Tonight I took some hoof photos - I had some camera difficulties so the photo set isn't complete, or quite properly posed, but they give some idea of how the hooves are doing. None of this is a result of trimming - this is how their feet grow - all my trimmer does is remove excess hoof wall, and occasionally excessive bars as needed. Things I'm particularly happy to see are even hairlines, good angles with straight growth, a balanced sole (more on this) and well-developed heels and frogs with good, broad, deep collateral grooves on either side of the frog - this tends to mean you also have good sole convexity. I'm really pleased with how their hooves are doing - Dawn's hooves are still improving but are better with every month.
The camera was acting up most with Red's photos. The hoof/pastern angle on this rear foot looks odd because he has the foot far forward.
My trimmer refers to Pie as "Mr. Perfect Feet" - here's a front Pie foot:
And a rear Pie foot - more about this foot below:
Pie solar shots - excuse the arena sand:
The photo just above is a solar shot of the same hind hoof that's just below - notice something interesting? The solar view shows a perfectly symetrical foot. But the heel view shows that the inner hoof wall (right) is fairly straight and the outer hoof wall (left) has a flare, and the heel isn't quite level - but this is the shape his hoof needs to be to load properly for the limb above it. He's sound and happy, and the symetrical solar view shows that this foot is what he needs.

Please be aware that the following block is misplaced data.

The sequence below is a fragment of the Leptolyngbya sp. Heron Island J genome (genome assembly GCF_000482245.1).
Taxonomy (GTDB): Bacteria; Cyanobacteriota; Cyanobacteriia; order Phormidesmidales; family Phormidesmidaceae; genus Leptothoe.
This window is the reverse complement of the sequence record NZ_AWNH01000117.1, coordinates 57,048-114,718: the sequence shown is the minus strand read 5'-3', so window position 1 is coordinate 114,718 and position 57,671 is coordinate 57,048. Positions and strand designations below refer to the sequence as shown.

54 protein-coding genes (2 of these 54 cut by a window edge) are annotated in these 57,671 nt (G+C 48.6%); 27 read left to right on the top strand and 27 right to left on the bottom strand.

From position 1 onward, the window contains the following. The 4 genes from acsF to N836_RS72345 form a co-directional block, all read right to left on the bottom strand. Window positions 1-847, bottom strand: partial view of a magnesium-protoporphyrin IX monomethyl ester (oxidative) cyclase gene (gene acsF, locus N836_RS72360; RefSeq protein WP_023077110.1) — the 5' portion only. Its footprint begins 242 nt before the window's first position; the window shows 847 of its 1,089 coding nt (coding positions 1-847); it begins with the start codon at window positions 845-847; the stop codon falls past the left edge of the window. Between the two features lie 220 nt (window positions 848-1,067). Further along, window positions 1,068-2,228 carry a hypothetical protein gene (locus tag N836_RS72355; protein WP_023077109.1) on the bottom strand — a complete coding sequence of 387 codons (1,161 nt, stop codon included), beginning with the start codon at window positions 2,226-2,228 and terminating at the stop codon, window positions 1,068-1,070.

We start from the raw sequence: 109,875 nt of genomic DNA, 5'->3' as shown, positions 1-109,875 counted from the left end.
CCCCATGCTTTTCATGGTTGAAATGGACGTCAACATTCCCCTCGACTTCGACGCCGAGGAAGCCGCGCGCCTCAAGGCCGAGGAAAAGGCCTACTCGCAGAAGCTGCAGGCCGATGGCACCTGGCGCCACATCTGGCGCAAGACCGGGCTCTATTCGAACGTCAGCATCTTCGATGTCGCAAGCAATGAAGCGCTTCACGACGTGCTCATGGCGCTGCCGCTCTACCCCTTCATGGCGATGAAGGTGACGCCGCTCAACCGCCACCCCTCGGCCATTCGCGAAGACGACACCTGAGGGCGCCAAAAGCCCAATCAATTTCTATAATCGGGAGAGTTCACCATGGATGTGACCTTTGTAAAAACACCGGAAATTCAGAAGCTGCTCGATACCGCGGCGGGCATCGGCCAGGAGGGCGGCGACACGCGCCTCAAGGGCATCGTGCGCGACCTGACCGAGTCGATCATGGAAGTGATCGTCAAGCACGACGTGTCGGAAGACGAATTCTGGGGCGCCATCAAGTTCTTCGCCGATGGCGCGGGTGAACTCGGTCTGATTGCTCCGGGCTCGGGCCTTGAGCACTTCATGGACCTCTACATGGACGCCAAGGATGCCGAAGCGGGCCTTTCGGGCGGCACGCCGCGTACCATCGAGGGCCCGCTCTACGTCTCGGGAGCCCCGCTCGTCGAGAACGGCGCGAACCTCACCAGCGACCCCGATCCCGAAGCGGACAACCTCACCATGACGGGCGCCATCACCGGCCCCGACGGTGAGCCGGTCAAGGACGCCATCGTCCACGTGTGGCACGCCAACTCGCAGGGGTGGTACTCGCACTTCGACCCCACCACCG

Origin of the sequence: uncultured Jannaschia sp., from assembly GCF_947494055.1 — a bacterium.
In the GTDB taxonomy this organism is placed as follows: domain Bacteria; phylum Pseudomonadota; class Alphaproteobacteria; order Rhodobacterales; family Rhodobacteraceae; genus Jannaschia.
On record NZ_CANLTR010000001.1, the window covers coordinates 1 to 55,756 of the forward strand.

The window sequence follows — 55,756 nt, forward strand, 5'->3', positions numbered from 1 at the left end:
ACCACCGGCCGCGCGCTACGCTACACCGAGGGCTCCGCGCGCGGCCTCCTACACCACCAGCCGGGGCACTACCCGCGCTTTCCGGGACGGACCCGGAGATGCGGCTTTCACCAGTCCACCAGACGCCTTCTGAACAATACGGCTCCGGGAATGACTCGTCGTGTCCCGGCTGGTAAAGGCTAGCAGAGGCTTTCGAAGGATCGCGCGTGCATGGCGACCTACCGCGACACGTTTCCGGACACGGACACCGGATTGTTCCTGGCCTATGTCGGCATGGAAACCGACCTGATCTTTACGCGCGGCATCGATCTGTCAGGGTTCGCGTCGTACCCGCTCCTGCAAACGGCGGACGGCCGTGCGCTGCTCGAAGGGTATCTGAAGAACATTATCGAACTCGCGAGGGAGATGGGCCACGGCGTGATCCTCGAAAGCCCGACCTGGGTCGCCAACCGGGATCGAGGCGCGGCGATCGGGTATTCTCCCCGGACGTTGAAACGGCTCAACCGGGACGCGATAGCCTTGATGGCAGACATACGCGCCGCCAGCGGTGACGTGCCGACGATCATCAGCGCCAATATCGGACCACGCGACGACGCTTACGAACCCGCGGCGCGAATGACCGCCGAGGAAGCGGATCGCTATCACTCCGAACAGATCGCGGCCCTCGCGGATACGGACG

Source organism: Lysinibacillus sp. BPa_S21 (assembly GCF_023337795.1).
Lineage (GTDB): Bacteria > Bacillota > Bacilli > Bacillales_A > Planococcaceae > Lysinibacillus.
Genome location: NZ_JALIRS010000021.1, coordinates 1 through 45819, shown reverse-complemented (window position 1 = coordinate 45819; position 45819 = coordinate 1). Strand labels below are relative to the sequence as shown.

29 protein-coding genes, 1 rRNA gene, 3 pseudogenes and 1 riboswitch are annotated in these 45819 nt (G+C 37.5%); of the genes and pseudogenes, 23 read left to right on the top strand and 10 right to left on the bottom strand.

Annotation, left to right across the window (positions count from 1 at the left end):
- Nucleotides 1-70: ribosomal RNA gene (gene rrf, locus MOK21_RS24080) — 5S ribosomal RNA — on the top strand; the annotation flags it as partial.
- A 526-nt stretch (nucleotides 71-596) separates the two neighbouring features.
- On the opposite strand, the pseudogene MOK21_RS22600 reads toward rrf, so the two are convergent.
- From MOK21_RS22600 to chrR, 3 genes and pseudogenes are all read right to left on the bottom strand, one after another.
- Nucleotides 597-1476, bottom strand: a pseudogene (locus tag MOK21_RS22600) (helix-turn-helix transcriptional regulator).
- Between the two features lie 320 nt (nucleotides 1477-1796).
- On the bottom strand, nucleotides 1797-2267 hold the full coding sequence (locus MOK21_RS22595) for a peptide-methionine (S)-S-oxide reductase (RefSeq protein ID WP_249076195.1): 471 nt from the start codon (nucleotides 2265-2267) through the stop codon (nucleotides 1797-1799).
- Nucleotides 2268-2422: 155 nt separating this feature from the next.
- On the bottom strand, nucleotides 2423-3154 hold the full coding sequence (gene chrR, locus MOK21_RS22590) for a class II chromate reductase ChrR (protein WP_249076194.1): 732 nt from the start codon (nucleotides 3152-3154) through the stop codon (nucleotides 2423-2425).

A Dawn front:
Dawn solars - I think the apparent asymetry in the second shot is due to how I'm holding the foot.
Dawn has only been out of front shoes for a little over a year, and is doing really well. Her heels and sole convexity are still improving, mainly I think due to our rocky, sandy turnout soil and her regular work.
Even when I don't ride, I seem to manage to find something interesting to do with the horses . . .